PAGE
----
It is essential to know how to create and manage a gambling diary. You can encounter many issues with the IRS in the event of an audit if you don’t have one. For example, if you collected a large number of gambling winnings one year and didn’t record them, the IRS could issue hefty fines for unmanaged and underreported income.
A gambling diary acts as a log so that you can account for wins and losses in the event of IRS interactions. If you have a large number of wins, you need to report that on your taxes when you file them if they are above a certain amount.
On the contrary, if you lose large sums, you can write those off on your taxes as a deduction (however, you can only write off losses equal to wins and no more).
As always, it is important to consult a qualified tax professional if you have questions, but we will do our best in this article to explain how you can create and manage your gambling diary, as well as elaborate on which situations this is appropriate in.
When is a Gambling Diary Appropriate?
As you may have guessed, a gambling diary isn’t always appropriate. For this level of maintenance to make sense, you need to make a certain amount of gambling winnings per year. Most of these numbers are relatively straightforward, but some of them do vary by game.
For example, in most games, the IRS requirements state you must report the income if you make over $600 or more than 300 times whatever you wagered. If you wagered a dollar and made $300 from it, that is considered reportable income. Also, if you walk away with $1,000 from Blackjack, you must report it.
Poker tournaments, however, are one of the games where the rules differ. You only have to report poker winnings if you walk away with more than $5,000. This is helpful because, generally, poker is a much higher earner than, say, the roulette wheel. Similarly, Keno’s threshold is $1,500, while Bingo and slots fall under the $1,200 limit.
Some amateur gamblers keep a gambling diary because they are under the mistaken impression that they can write off all of their large losses on their taxes. This is not always the case. Gambling losses can only be written off for an amount of losses equal to the amount of winnings you received, so it only makes sense for certain people to maintain them.
Track per Session, Not per Play
A gambling diary sounds rigorous when you think about writing down and tracking your winnings for every single play. Luckily, this isn’t the case.
The IRS asks gamblers to record their winnings per session, not per play. They define a session as any amount of continuous play partaken in without cashing out. However, one session can not last longer than a 24-hour period.
Why does this matter? Well, in short, the amount you win affects your adjusted gross income. In your eyes, if you were to make $60,000 one year and won an additional $20,000 before making a mistake and losing $40,000, your net income would look like $40,000.
However, the IRS would count your adjusted gross income as about $60,000, which can then affect the taxes you have to pay and certain tax benefits you might receive.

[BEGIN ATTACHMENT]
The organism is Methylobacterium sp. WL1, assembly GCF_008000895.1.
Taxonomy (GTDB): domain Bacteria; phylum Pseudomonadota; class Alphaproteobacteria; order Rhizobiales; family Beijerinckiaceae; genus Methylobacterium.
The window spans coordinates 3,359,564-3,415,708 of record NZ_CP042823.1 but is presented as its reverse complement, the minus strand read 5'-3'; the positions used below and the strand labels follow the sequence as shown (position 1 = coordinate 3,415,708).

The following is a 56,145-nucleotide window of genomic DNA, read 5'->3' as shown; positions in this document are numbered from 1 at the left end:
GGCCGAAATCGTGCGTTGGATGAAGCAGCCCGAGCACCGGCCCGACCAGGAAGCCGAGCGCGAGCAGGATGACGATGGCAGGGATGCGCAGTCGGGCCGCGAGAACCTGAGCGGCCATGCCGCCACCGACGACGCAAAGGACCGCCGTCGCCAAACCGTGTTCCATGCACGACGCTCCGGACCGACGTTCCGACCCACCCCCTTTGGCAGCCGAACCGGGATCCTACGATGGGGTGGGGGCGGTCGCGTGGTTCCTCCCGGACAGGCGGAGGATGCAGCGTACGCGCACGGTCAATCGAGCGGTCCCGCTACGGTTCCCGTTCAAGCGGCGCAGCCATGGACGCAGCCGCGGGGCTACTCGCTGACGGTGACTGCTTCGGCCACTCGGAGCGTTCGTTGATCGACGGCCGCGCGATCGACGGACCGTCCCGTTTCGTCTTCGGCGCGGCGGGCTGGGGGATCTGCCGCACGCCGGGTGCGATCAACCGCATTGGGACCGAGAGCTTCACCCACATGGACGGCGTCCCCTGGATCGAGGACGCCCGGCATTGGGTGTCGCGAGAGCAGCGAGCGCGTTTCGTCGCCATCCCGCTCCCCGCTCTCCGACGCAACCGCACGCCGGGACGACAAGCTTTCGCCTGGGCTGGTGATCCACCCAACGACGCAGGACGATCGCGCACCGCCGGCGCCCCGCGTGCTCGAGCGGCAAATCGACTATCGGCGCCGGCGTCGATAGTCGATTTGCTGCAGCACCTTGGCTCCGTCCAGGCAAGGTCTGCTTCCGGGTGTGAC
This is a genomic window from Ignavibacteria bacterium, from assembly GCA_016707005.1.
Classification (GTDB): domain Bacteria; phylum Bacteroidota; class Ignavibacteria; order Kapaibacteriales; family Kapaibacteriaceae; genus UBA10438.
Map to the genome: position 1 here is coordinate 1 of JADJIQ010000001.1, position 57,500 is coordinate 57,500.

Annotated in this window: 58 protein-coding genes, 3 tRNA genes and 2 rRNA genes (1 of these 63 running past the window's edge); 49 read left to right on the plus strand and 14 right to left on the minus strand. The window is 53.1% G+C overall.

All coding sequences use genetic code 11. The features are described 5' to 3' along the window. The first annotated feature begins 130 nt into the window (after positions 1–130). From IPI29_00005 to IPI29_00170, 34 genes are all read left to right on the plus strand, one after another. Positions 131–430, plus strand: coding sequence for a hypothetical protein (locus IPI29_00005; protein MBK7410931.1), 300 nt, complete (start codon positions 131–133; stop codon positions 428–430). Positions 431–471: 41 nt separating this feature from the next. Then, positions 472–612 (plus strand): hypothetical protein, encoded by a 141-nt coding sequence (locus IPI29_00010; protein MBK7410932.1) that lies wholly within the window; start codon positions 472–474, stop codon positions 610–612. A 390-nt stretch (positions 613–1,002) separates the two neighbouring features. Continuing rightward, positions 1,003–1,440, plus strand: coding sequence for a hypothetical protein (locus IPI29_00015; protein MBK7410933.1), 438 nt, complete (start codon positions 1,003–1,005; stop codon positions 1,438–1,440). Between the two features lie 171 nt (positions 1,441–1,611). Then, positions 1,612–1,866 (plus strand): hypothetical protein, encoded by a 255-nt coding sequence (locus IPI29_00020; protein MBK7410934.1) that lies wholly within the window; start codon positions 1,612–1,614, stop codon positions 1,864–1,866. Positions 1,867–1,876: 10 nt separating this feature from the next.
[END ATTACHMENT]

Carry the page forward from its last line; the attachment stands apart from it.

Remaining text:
Furthermore, if the IRS decided to audit you and there were $20,000-$40,000 discrepancies, you could be in for some hefty fines (and possibly further negative consequences if they determined it was deliberate tax evasion).
What You Should Track
Your gambling log should obviously track the amounts of your wins and losses, but there are a few other things you’ll be required to track as well.
We’ll start with the dates. Whether the IRS decides to audit you or not, the very least you’ll need in your diary are the amounts you won and lost and the dates those wins and losses were incurred. This is because when you report this income on your taxes at the end of the year, you will be required to fill in those dates.
Additionally, it is a good idea to number your session and label the location where you received your winnings. This isn’t necessary for your end-of-year taxes, but it does help in the event of an IRS audit.
A gambling diary does more than just function as a cushion between you and the IRS. Although you must keep one for that purpose, you can add whatever you want to it to help analyze your wins and losses and determine how you’re doing overall.
You can use gambling diary data to figure out what games you seem to be best at and which ones are more profitable in the long run.
It can also help you both analyze and improve your skill level, as it forces you to look over how you’re doing instead of pushing your losses to the side and developing a false sense of security every time you win a small pot.
Gambling diaries are critical pieces of the gambling world, as they function as both a testament to your skills and as a tool to help keep the IRS at bay.
If you are unsure of whether you need to keep a gambling diary or have additional questions, we always recommend hiring a qualified tax consultant to steer you in the right direction.
Qualified tax professionals can also help you do your taxes at the end of the year, as the process can get somewhat complicated and rigorous depending on how many wins and losses you have.
At Borshoff Consulting, we are qualified to assist you in preparing for an audit, doing your taxes, and so much more. If you have questions regarding your gambling diary or any other tax needs, please reach out today so that we can assist you.